I think that this is where we as marketing departments and marketing leaders need to understand that if we really want to be successful, it’s also opening up to a new generation of marketers that work in a different way that see brands and see media in a different light. We need to try and give them a little bit of that responsibility and wiggle room that a lot of us feel like we get to keep very close to us.
The cool thing about TikTok is that if it doesn’t work… Nobody will see it. That’s just how the algorithm works.
And if you do end up doing something that pushes the brand to its boundaries, well, if it resonates, that’s an insight that you need to then take into the brand. Not necessarily, if it’s within a target audience that you don’t really care about what to sell to. But if it is in your core target audience, and you’re doing something that might be associated with the brand…
It’s taking it in a new direction, that’s an insight that you need to put into it. But again, I think that it’s very much also about taking a step to the background, as you know, more established leaders and in marketing, and saying, we need to let a new generation have the same opportunity that I had when I started out because back then nobody knew anything about Facebook. Nobody knew anything about Instagram, Twitter or LinkedIn. Well, that’s where I’m that 35-year-old marketer that I looked at 10 years ago and thought, you need to start playing on these platforms. And I think businesses today have to extend the same opportunity to young marketers.
Andy: “This is the thing that scares business leaders as well as that. They don’t understand that there’s a new generation. What we see with Gen Z is that they consume content in a different way, and they respond to different content. If your brand wants to be around in the next 20, 30, or 40 years, you’ve got to move with the times. Part of that is kind of letting go of some things. Even five years ago, posting up one of your team in branded clothing, dancing to the latest track or creating a joke from behind the scenes of a photo, might have been an interesting proposition. But if you want the reach, and you want the impressions and you want that new generation, that’s the personality that you have to show.
What does, admittedly, scare me slightly is the boundary. There’s the TikTok algorithm in itself which is designed for the grand, the extreme, the clickbait. The virality all comes from that. And I think that there’s always a danger that people become so obsessed with getting the most impressions possible that they behave in a way that’s beyond. And that’s, that’s the challenge of saying like, here’s our absolutes that like you can never put on a Hummel t-shirt and say “fuck” on TikTok, for example. I’m guessing that wouldn’t go down well. *Laughs*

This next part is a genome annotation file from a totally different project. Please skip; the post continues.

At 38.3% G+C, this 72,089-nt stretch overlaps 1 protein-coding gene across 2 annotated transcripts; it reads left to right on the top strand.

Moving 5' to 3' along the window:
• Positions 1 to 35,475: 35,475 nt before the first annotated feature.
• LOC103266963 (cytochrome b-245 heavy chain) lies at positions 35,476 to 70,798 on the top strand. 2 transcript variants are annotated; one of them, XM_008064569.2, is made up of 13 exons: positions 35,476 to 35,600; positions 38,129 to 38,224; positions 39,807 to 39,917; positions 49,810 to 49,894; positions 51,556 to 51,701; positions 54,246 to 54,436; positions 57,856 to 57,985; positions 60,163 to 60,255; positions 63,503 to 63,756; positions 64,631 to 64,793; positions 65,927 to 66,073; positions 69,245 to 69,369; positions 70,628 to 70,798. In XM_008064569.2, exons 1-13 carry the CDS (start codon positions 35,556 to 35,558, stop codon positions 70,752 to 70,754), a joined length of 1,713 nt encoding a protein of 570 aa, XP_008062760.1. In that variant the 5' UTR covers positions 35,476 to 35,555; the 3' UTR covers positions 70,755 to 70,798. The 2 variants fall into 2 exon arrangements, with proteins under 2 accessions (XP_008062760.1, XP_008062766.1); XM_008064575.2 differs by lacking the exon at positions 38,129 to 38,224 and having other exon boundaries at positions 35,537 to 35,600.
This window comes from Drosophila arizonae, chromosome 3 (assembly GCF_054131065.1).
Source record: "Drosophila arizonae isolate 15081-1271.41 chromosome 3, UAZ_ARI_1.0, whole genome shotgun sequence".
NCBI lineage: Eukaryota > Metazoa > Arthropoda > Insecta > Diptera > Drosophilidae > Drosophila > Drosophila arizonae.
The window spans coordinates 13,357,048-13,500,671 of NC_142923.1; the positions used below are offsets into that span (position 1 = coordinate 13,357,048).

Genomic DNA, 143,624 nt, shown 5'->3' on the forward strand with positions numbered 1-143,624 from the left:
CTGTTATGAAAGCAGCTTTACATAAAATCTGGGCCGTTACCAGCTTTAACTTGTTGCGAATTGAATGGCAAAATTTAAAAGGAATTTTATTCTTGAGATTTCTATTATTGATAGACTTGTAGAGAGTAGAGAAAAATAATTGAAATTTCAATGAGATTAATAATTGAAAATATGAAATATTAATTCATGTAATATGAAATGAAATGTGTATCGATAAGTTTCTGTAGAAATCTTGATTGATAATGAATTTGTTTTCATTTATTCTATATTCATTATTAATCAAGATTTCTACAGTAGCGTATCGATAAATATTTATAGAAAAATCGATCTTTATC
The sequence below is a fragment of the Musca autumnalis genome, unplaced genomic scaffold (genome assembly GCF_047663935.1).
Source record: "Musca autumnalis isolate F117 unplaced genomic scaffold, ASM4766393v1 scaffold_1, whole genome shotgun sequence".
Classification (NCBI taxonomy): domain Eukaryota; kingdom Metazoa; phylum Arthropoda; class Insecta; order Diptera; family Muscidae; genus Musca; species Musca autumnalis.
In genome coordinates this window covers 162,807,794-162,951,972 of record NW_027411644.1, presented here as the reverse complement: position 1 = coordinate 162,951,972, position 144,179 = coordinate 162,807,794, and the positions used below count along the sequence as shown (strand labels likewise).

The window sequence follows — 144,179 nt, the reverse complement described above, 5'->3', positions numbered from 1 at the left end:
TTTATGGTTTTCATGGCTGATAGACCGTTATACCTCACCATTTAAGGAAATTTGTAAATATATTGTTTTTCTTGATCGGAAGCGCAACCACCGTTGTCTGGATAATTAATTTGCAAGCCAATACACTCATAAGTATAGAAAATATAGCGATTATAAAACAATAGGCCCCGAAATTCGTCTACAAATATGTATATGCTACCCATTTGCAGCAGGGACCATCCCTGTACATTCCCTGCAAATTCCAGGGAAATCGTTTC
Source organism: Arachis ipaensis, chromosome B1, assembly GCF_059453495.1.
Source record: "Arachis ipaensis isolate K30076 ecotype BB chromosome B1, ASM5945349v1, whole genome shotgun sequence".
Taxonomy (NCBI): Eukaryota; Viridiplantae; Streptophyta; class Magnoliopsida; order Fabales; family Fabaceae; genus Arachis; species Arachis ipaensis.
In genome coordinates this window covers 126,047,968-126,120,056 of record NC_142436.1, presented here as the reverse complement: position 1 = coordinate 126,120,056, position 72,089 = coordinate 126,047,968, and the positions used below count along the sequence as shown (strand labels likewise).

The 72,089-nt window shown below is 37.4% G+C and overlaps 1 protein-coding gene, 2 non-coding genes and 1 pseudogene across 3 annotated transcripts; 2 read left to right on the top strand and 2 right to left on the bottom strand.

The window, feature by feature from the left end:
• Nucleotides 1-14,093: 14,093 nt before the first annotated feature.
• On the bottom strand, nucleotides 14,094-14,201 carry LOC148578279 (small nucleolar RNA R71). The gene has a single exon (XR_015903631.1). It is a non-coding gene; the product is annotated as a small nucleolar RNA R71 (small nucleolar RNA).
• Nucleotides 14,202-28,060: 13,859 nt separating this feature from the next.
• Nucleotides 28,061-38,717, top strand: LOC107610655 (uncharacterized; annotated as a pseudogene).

Christopher: “I saw a relevant case on LinkedIn a while back to what you’re talking about. I hope I’m remembering it correctly. But it was the Danish Football Association and their social media manager had to tweak the way that they did content because they saw huge reach with the way that they had approached TikTok, but it was outside Denmark. It was Argentinians, it was people from Spain, it was Americans that were consuming these clips. But the things that they were sharing got enormous reach, but it was so outside of the Danish Football Association’s target audience. So, they had to rethink the content that they shared, to get lower reach and lower impressions, but actually hit their target audience.
Andy: They got caught up in it.
Christopher: Yes. You can get caught up in the virality of you. We see many brands doing this on Linkedin and posting, “Oh we made this video and it got 44 million impressions.” Sure, on the face of it, that’s brilliant. But what’s underneath the surface? Who did you actually talk to in your target audience?
I also think with TikTok that we are seeing a lot of people falling back on old ways. One of the things with the algorithm that was discussed in the early days was obviously this thing that followers don’t matter to the same extent that they did on Facebook and Instagram in the early days. But you still see a lot of people and brands and agencies falling prey for you know those vanity metrics. I’m actually not that fond of the phrase “vanity metrics” but it serves me well right now.
Sure, you’ve got 100,000 followers on Tiktok. But is that the goal? Does it do anything for your business? What is it that you’re trying to achieve? Who is it you want to talk to?
How can you actually use Tik Tok as part of the marketing mix that pushes the brand in the right direction? I think that that’s always that always has to be the question that we ask ourselves when we start up with new platforms and start producing content.”